My first foray into SQL Server Data Tools left me sitting on the fence as to its usefulness (see my previous post, Beginning SSIS). As I dig into the literature on data integration, I am beginning to appreciate the enormity of the problems faced and realise that my initial doubts about SSIS and SQL Server Data Tools were probably quite naive. The real benefit of such tools is their ability to scale gracefully as the size and complexity of the project increases.
Recently I got the chance to do some query tuning for a client. The client had contacted us because their users were experiencing particularly slow performance running reports from their BI Dashboard. Their internal teams thoroughly reviewed their network and SSRS packages and couldn’t find anything untoward. When they dug deeper into one particularly slow report, they realised that this report was quite heavily SQL-based and they asked us to investigate. After reviewing the server activity and CPU / memory performance and not finding anything to be concerned about, I turned my attention to the main query within the report and found a two really juicy targets for refactoring: LEFT OUTER JOINs and DATETIME conversions in the WHERE clause.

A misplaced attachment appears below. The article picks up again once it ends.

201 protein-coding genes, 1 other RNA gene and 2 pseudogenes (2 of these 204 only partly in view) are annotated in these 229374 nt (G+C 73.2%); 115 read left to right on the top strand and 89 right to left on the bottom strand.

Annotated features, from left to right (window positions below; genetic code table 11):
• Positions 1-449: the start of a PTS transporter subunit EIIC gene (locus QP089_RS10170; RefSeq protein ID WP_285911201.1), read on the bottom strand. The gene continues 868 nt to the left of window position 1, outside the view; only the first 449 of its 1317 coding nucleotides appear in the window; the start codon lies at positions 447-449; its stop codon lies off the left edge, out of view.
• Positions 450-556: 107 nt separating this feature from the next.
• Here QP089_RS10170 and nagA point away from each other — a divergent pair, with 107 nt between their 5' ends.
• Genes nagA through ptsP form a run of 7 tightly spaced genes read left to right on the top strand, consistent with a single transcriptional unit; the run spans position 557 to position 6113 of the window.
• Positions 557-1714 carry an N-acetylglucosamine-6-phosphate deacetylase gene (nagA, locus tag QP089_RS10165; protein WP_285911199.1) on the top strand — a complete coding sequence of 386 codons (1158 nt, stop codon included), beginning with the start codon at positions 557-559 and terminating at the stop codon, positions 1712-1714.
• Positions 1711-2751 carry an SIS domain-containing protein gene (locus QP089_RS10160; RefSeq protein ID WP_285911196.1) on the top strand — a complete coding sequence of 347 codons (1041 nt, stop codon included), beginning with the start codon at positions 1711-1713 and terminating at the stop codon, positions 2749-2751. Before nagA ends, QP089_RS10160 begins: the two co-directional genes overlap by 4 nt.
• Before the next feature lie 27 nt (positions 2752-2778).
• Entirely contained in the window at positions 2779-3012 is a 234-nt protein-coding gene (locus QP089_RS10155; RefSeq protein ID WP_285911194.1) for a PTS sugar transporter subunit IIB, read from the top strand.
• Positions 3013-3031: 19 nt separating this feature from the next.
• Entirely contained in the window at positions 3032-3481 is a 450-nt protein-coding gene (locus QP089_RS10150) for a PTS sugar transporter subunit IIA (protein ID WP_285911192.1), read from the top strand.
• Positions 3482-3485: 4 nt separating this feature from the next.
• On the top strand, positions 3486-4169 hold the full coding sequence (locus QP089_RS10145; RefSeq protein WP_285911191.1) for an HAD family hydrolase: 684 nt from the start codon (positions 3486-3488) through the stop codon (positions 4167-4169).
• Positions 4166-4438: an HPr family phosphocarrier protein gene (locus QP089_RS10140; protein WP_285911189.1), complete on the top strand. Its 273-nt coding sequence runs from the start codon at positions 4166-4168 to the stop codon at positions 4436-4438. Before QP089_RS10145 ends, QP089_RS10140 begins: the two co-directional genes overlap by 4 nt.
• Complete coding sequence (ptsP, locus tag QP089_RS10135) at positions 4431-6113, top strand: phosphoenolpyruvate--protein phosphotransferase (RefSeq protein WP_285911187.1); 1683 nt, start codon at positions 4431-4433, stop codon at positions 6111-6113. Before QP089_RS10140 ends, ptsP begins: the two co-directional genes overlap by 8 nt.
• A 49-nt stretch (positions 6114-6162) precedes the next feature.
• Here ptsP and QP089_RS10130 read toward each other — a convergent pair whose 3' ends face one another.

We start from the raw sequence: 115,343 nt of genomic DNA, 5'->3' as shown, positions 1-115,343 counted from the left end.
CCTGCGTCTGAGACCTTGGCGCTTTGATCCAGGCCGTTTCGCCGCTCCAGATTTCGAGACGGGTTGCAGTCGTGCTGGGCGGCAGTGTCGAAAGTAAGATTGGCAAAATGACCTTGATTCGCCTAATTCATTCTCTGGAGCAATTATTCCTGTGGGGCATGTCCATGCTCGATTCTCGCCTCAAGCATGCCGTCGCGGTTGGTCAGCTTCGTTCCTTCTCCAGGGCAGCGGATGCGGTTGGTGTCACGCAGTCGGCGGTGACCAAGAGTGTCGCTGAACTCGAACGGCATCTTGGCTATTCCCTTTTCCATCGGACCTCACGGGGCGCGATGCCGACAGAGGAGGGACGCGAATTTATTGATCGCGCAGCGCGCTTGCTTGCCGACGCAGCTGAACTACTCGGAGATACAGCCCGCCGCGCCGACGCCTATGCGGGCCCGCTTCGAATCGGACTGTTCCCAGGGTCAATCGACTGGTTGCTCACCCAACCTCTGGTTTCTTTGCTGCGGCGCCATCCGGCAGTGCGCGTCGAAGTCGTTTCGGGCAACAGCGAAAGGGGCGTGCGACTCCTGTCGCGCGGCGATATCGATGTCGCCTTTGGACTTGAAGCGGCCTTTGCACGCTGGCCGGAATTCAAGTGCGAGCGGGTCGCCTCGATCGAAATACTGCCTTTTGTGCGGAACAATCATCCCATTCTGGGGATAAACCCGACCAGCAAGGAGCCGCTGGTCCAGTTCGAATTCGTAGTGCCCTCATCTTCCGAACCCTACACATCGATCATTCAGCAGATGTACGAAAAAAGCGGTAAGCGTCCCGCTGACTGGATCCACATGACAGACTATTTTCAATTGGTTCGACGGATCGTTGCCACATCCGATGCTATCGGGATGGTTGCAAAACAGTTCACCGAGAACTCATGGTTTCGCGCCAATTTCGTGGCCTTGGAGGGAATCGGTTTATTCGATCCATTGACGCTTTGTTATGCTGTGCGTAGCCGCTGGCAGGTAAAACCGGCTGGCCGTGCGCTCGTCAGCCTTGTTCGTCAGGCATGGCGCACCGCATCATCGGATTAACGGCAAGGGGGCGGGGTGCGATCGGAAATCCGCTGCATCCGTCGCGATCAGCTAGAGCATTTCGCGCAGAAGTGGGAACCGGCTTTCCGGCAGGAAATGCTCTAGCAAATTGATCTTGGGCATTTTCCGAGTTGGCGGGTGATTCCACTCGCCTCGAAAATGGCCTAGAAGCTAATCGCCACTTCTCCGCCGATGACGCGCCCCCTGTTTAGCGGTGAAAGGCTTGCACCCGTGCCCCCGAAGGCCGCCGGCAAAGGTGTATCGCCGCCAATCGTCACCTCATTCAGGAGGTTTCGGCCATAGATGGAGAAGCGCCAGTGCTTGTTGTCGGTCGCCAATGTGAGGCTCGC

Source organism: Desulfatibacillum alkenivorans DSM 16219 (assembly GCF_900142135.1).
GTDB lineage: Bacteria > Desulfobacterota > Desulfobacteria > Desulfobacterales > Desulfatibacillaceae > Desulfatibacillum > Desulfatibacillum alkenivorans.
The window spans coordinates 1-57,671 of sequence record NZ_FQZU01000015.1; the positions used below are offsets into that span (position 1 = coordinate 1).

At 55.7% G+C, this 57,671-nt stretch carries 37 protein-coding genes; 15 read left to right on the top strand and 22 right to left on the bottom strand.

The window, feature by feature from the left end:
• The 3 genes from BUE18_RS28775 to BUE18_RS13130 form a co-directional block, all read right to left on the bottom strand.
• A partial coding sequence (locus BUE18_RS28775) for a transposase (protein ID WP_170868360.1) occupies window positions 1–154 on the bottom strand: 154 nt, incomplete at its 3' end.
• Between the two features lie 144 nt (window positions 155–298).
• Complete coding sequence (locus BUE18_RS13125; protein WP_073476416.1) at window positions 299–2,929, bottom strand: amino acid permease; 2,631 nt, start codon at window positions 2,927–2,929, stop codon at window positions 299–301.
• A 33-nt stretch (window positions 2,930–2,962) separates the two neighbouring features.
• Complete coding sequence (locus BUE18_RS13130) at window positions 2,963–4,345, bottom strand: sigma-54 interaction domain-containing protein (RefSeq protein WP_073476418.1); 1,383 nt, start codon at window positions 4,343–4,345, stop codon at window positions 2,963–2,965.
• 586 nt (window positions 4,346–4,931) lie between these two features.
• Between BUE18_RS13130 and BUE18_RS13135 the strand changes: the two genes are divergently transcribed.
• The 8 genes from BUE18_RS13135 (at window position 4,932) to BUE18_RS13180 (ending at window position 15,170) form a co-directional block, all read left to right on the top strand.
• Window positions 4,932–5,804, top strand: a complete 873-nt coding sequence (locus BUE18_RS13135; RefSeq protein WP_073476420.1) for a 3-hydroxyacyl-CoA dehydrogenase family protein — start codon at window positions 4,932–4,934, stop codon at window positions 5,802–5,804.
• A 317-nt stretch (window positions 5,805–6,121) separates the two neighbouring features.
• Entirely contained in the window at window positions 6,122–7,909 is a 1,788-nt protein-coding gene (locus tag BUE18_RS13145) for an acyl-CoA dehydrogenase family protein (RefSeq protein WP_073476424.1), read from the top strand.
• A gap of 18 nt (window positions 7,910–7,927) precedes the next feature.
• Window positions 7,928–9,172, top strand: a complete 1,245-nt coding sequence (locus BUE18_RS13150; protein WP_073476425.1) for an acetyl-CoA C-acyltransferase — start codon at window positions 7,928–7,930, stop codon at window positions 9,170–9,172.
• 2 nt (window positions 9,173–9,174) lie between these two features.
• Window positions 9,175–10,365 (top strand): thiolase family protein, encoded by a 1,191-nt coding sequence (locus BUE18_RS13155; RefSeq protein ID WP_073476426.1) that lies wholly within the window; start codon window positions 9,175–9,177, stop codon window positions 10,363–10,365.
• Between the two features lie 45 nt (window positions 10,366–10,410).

This afternoon I got a call from a client with a problem with their replication setup: transactions were not being replicated across to the subscriber. Below is a record of the steps I went through to investigate this issue
Query tuning is a lot of fun. At times it can be challenging and frustrating but ultimately getting good performance gains is immensely satisfying. I have been doing a fair bit of this at work recently, and one of the challenges I have been facing is to quantify the improvements. Total running time is simple to measure, but I have been looking for a way to quantify the improvements in I/O and CPU usage as well. Thankfully, the SQL Profiler does a great job of this.
Being able to design, manage and maintain data pipelines is big business these days. Every major vendor offers a suite of tools to manage ETL and data pipelines: Microsoft, IBM, Oracle, SAP, SAS all have their own flavours. But I wonder how many people are tempted to hack it together themselves using their favourite programming language?